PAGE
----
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Sessions 22, 23 & 24

City Driving

Sessions 22-24 focus on driving on crowded urban roadways. During these three sessions, have your teen examine the importance of scanning ahead, lane position, covering the brake, and the hazards associated with parked cars, traffic congestion, and distractions.

Decision Making

Decision making is the most important skill used in driving. A driver operating in city traffic flow makes 50-60 decisions per mile. Drivers need visibility, space, time, and adequate traction to perform all maneuvers in city traffic whether crossing, turning, passing, or adjusting speed and/or position. During these sessions ask your teen to focus on controlling space to the front and speed to enhance visibility, space, time, and traction.

Driving on congested roadways allows a very small margin for driver error. Effective searching skills and driver alertness are both essential. Every second counts in this driving environment.

Have your teen identify city driving hazards. Examples of city driving hazards include:

  • parked cars; cars entering or exiting parking places; doors opening, etc.;
  • delivery trucks; drivers racing to and from the trucks, stopping suddenly, etc.;
  • buses; loading and unloading passengers;
  • blind alleys; cars or bicyclists darting out of alleys;
  • pedestrians; moving to and from office buildings, stores, crossing streets, etc.;
  • limited sight distance and intersections spaced at shorter intervals;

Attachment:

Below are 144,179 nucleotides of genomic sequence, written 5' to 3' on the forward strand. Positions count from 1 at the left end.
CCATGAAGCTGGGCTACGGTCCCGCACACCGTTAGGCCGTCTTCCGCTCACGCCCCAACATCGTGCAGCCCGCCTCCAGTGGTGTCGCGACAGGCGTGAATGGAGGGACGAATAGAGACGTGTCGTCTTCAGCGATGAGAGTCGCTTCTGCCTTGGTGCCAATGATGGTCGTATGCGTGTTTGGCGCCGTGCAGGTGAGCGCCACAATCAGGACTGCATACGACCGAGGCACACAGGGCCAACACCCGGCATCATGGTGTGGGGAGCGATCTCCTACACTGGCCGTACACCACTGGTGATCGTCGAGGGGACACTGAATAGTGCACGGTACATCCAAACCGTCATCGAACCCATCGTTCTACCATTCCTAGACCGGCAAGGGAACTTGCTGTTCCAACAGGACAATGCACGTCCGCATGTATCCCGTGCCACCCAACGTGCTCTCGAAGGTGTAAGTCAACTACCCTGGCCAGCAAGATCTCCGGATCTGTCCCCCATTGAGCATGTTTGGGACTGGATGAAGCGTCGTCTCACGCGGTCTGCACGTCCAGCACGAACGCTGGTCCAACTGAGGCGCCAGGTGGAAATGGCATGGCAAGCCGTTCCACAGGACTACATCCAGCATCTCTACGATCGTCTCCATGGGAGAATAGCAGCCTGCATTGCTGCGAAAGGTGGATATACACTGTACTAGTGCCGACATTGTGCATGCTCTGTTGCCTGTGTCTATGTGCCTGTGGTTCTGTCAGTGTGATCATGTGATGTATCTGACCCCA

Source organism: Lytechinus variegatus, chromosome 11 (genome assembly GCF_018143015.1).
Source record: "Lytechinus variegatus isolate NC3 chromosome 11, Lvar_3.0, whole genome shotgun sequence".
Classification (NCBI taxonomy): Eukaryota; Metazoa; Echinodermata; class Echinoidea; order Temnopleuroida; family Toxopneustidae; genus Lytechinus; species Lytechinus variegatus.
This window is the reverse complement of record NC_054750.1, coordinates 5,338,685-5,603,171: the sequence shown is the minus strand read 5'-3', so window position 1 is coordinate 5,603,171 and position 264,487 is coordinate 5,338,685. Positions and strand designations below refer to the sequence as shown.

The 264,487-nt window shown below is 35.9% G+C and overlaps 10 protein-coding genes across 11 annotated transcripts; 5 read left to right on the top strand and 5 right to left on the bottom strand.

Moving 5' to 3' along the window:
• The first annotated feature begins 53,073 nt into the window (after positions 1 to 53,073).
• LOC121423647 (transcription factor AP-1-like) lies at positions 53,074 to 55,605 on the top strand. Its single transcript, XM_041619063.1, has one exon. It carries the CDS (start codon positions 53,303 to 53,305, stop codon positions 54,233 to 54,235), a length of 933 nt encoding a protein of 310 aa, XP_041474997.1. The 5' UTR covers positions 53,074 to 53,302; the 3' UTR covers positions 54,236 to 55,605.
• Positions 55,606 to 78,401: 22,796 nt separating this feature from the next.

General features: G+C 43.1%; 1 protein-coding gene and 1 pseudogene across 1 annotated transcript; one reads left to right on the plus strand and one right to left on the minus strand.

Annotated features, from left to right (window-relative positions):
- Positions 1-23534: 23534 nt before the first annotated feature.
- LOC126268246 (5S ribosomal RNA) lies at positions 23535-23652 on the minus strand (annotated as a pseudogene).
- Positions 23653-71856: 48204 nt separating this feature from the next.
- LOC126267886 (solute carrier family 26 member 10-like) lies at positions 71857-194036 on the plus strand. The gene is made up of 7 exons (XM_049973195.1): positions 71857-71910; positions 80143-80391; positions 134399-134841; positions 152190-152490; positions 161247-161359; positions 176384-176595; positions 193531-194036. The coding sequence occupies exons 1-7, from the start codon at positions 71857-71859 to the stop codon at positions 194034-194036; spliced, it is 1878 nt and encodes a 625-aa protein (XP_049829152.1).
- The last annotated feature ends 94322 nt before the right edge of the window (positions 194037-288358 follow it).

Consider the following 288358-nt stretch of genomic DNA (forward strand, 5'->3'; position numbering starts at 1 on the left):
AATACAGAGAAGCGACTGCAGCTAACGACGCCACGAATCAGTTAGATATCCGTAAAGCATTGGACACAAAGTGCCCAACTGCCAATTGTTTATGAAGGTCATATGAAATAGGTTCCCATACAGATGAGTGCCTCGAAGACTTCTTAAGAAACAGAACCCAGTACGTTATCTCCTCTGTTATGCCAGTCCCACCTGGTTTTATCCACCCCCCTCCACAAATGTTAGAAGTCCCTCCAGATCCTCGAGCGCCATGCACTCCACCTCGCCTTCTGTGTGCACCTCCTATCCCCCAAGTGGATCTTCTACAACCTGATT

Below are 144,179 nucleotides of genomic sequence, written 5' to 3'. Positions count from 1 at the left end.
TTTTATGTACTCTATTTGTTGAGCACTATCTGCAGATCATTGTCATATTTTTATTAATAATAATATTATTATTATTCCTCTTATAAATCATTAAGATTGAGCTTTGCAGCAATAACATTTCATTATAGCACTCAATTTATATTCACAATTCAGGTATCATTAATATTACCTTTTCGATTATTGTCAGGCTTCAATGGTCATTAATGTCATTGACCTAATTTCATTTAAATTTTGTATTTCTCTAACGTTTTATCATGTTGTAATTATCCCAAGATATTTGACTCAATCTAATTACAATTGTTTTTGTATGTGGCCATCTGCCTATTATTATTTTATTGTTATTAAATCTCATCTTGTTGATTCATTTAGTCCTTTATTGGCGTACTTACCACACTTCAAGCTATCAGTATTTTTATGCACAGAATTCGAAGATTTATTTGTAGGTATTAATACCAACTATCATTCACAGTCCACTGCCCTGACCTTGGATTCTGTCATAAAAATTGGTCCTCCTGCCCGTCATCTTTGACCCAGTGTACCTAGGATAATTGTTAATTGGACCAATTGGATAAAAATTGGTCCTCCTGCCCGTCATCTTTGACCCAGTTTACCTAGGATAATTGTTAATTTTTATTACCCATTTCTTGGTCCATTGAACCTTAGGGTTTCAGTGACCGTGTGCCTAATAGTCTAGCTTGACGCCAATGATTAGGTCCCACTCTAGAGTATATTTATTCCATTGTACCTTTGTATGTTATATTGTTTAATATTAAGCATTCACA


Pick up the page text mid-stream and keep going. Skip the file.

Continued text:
• aggressive, impatient drivers competing for lane space or a parking place; and
  • stop and go traffic flow.

When the new driver identifies a hazard, coach the driver to cover the brake to be prepared to stop or slow suddenly. Covering the brake involves taking your foot off the accelerator and holding it over the brake pedal. Remind your teen not to rest the foot on the brake pedal. This is called riding the brake, and will both confuse other drivers and add unnecessary wear to the brakes.

Lane Position

Have your teen position the vehicle in the lane to provide the greatest amount of space between your vehicle and a potential hazard. Ask your teen to identify the least congested lane. On a three-lane roadway, the middle lane usually has the smoothest flow of traffic. Hazards in the right lane include stopped buses, parked cars, bicyclists, etc. Hazards in the left lane include vehicles waiting to make a left turn, vehicles crossing over the center line, etc.


The dangers of passing in city traffic include:

  • intersections are spaced at shorter intervals;
  • cars may pull into or out of parking spaces;
  • traffic flow is irregular;
  • oncoming drivers may drift over the center line. Several times during each session, ask the driver to use commentary driving and identify potential risks 15 seconds ahead of the vehicle.


Distractions while driving can be deadly, especially for young drivers. Ask your teen to give examples of driving distractions. Typical driving distractions include:

  • texting, dialing or talking on the phone;
  • passengers or pets;
  • using any electronic device;
  • changing the radio;
  • eating, drinking, smoking or reading a road map;
  • searching for an item in a purse, glove compartment, backpack, etc.;
  • having books slide off the front seat or carrying other unstable items in your car;
  • engaging in intense or emotional conversations;
  • putting on makeup or looking at yourself in the mirror;
  • driving an unfamiliar vehicle without first adjusting the mirrors and seat, selecting entertainment options, or locating the lights, windshield wipers or other vehicle controls.

In heavy traffic, coach your teen to avoid distracting activities, to search the traffic scene and not fixate on any one thing, and to focus on keeping as much space as possible around the vehicle at all times.

Checklist for Sessions 22-24


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